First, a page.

Wednesday, 28 October 2015

Canada Court Orders Tobacco Companies To Pay Almost $1billion To Smokers

A Canadian Appeal court on Tuesday ordered two major tobacco companies to set aside a combined C$984 million ($742 million) while they challenge billions of dollars in damages awarded to smokers in the province of Quebec.

The more than C$15 billion in damages awarded in June, if upheld in an appeal of two class-action lawsuits, would compensate some 100,000 Quebec smokers and ex-smokers who allege the companies knew since the 1950s that their product was causing cancer and other illnesses and failed to warn consumers adequately.

Imperial Tobacco Canada Ltd - a subsidiary of British American Tobacco Plc - must put aside C$758 million, and Rothmans, Benson & Hedges Inc - a subsidiary of Philip Morris International - must deposit C$226 million, the Quebec Court of Appeal said.

Imperial said it was disappointed with the decision, as it does not believe it should have to secure a payment before all appeals are exhausted and a final judgement  is rendered.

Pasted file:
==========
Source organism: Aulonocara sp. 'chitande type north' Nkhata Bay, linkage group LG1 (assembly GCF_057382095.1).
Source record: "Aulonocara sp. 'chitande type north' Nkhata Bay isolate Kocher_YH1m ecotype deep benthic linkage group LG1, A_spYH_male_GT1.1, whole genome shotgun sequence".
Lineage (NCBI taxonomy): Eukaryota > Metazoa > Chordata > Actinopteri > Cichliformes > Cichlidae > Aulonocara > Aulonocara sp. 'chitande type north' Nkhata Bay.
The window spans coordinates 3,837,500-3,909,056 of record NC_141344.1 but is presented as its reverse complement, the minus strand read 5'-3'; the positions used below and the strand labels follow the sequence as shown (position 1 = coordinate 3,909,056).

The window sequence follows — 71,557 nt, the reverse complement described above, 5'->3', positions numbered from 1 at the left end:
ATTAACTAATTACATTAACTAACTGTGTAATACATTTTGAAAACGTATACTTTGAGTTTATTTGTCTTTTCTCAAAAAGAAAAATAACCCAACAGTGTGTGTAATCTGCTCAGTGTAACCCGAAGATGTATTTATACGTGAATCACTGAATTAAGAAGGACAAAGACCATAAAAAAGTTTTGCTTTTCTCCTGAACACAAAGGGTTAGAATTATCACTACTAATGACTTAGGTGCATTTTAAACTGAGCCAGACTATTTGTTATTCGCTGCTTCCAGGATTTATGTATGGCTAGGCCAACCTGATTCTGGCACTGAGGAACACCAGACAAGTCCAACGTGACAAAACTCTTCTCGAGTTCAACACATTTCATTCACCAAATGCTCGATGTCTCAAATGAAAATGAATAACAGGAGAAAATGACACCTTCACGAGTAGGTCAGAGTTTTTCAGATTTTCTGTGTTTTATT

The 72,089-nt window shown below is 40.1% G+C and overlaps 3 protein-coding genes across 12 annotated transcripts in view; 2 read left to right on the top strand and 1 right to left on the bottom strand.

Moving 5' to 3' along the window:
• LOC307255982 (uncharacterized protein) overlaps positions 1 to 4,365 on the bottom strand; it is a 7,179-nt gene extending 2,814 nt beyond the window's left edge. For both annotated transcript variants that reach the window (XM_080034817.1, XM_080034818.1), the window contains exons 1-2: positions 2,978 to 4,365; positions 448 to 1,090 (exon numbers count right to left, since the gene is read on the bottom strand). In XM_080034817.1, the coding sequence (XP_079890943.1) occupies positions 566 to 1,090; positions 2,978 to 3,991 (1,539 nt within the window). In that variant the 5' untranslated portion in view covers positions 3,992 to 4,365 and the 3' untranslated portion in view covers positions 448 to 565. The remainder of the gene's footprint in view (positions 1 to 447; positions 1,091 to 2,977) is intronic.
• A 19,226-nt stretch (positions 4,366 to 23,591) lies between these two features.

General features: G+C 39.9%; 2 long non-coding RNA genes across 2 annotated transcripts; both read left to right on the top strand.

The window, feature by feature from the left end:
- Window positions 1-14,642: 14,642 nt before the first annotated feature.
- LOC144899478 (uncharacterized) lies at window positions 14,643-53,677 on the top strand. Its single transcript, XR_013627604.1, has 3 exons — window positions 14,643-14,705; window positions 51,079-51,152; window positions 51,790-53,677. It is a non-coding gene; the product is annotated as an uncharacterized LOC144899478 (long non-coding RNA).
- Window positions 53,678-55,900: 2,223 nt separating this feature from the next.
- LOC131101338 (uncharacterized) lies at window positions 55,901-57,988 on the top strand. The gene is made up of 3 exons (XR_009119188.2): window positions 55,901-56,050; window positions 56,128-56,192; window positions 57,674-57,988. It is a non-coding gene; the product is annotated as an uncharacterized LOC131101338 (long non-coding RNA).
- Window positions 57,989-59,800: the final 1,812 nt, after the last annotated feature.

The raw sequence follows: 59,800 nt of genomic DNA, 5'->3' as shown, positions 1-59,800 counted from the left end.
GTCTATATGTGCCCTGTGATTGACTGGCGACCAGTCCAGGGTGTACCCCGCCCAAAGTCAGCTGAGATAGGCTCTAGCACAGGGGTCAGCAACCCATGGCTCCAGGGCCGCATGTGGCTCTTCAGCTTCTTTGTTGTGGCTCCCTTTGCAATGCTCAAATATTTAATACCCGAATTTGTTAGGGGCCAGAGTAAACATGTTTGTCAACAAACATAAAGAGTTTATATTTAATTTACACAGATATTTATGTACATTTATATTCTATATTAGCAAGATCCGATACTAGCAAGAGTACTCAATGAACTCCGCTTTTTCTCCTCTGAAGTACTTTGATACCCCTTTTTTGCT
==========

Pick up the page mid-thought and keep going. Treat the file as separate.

"Imperial Tobacco Canada continues to disagree with the overall judgement  rendered by the Superior Court of Quebec," it said in a statement. "It is unjustified to hold legal manufacturers responsible for the personal choices of adult consumers and it will continue to defend that position as its appeals proceed."

The court in July said that the two companies plus a third, Japan Tobacco Inc's JTI-Macdonald Corp, would not have to make preliminary deposits.

"This is a major win for victims and a significant loss for tobacco companies," Rob Cunningham, a senior policy analyst at the Canadian Cancer Society, said via email.

Launched in 1998, the class action was considered to be the largest civil case in Canadian history, marking the first time tobacco companies have gone to trial in a civil suit in the country.

The companies were ordered to set aside the deposits in six and seven quarterly payments stretching to mid-2017, while a hearing on the appeal is scheduled for the autumn of 2016.


($1 = 1.3266 Canadian dollars)

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